Importance of intercultural communication in an organisation

Culture can be a tricky thing. In the west, we’re brought up to leave home and start a family in the early stages of our development, whereas in the east we’re encouraged to stay in the homes of our parents and grandparents for the duration of our lives. These are just a few of the differences you’ll encounter when working within a culturally diverse, global company. Being aware of other customs and traditions can not only be rewarding but is essential in today’s broad, often remote workplace, where communication is key to a healthy working dynamic.

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Being aware of cultural differences

It may sound like a bad joke, but a Brit, a German, and an Asian walk into the boardroom for a meeting – how do you greet them? You have several options here, from a homogeneous, uniform shake of the hand (the one-size-fits-all approach) to a concentrated effort to recognize the distinct and different ways that each culture operates. Clarissa Windham-Bradstock, the CEO, explains how, as people from diverse backgrounds, we “walk in the door with a unique DNA, having been shaped not just by genes, but by family, culture, education, beliefs and past experience”.

When interacting with colleagues and clients, being aware of each individual’s cultural background, and how that background may differ from your own, can go a long way towards building bridges and nurturing relationships, even if it’s as simple as recognizing the difference between a handshake and a bow of the head.

In order to respect the cultures and values of others, it’s first important to be aware of what they entail. A little research on who you’re meeting and where they come from will go a long way towards setting the right impression and avoiding unforeseen cultural faux pas. After all, nobody wants to be the one who blows their nose at the lunch meeting.


Clear and concise communication

Understanding your clients and colleagues is never an easy task, but by the same metric, it doesn’t have to be a chore, either. Being aware of acceptable norms and taboo subjects and actions is a mere Google search away, and it’s a readily available tool to ensure that you avoid misunderstandings and unintended offense. What may seem like an icily cold demeanor may well turn out to be nothing more than a cultural norm, and it’s best to do your research rather than speculate upon the worst-case scenario.

As entrepreneur William Craig explains, “high-quality communication underpins everything you do and is a vital part of your success,” especially when it comes to workplace diversity. In this situation it is important, perhaps, to think of communication not only as words but actions, too.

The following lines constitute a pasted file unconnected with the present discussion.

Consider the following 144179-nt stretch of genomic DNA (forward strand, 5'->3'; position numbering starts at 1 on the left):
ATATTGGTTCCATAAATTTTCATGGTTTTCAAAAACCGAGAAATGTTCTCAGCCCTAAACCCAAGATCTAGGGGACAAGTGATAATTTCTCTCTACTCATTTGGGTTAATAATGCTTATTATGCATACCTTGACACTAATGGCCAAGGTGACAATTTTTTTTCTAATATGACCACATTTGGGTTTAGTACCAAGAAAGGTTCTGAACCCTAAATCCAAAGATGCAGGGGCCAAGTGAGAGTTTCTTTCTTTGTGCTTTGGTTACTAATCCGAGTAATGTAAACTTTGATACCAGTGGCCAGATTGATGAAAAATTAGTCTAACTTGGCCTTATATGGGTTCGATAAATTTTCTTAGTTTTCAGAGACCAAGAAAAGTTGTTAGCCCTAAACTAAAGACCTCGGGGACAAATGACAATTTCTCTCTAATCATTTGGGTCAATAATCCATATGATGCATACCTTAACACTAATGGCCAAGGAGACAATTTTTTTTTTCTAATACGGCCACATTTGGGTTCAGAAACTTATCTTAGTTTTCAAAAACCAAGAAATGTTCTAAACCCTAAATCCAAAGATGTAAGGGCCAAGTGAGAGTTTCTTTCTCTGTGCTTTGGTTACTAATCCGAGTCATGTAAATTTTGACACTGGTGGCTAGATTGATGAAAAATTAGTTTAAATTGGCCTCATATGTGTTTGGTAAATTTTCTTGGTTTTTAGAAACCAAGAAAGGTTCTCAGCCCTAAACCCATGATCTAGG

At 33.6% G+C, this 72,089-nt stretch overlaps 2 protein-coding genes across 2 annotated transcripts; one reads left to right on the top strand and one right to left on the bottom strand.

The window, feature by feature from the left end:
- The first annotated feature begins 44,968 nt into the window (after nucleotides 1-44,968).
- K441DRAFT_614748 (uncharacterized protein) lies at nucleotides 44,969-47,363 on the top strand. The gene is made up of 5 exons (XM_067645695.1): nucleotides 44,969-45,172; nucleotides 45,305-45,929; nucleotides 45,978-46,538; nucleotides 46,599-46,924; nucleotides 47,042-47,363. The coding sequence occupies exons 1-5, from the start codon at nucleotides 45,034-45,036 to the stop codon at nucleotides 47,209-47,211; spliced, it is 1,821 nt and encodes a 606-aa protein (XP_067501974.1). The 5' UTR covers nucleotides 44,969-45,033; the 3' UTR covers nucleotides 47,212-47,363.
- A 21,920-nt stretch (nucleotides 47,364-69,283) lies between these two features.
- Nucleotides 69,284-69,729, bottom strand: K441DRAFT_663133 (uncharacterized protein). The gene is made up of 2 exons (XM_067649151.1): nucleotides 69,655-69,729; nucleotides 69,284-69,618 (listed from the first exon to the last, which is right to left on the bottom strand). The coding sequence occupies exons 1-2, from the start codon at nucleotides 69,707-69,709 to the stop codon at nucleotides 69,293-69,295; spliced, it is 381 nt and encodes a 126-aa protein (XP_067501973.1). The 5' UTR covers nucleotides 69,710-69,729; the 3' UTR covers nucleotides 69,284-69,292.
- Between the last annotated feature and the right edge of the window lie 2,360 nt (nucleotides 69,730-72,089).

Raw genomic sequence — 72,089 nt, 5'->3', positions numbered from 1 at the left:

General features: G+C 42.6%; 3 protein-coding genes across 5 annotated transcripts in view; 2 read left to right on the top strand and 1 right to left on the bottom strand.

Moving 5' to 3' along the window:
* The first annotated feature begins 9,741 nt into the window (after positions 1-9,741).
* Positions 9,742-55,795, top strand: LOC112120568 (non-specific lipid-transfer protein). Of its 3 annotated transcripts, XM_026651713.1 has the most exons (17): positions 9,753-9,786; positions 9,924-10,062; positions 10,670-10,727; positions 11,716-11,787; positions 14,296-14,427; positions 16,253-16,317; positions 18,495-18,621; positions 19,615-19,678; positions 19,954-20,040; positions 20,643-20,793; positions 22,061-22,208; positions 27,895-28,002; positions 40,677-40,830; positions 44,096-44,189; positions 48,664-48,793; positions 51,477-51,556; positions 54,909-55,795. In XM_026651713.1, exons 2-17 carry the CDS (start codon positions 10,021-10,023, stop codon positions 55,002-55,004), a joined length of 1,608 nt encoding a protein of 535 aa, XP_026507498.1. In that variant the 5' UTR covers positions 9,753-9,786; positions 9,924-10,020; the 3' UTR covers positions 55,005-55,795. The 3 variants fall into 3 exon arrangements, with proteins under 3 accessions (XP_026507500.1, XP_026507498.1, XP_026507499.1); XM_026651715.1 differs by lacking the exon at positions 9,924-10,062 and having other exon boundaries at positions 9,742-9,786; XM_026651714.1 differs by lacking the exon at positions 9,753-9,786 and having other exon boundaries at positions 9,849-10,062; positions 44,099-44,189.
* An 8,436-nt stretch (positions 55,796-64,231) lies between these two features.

After all, every gesture we make imparts some aspect of who we are and how we’re reacting, from a warm and welcoming smile to a respectful nod of the head, to a defensive covering of the chest. Being aware of our actions as aspects of communication is not only important, but essential, and taking the time to acquaint ourselves with a diverse range of mannerisms idiosyncratic to their respective cultures is a valuable etiquette tool to have in your box.


Culture, (sub)culture, and creed

Culture can be a fraught and sometimes muddy area. Respecting differences in the workplace, even differences in appearance can be challenging across the generational divide, yet it’s an area we are starting to embrace in today’s ever-evolving society.

Windham-Bradstock says that “putting yourself in another person’s shoes and trying to look at things from their perspective takes a conscious effort” however, as long as your employees are professional and presentable, the focus should be firmly placed on their actions and contributions, rather than the way they may appear. It may be stating the obvious, but employees who are valued and feel good about themselves often work harder, smarter, and better.


Making culture work in an organization

Paying attention to the backgrounds and needs of our employees, and hearing their voices is a vital role in today’s society. It isn’t about checking off a box on a diversity quota check sheet but valuing people as people, over how they look and what they wear, where they come from and what they believe in.

Generally speaking, people don’t need or want special treatment, just a fair shot at an equal playing field, and one demographic should never be given preference over another. If we treat our employees and the people within our lives with equal measure and genuine respect – regardless of our differences – we are sure to thrive. You don’t have to be an expert in cultural differences in order to succeed, you just have to dedicate a little time.


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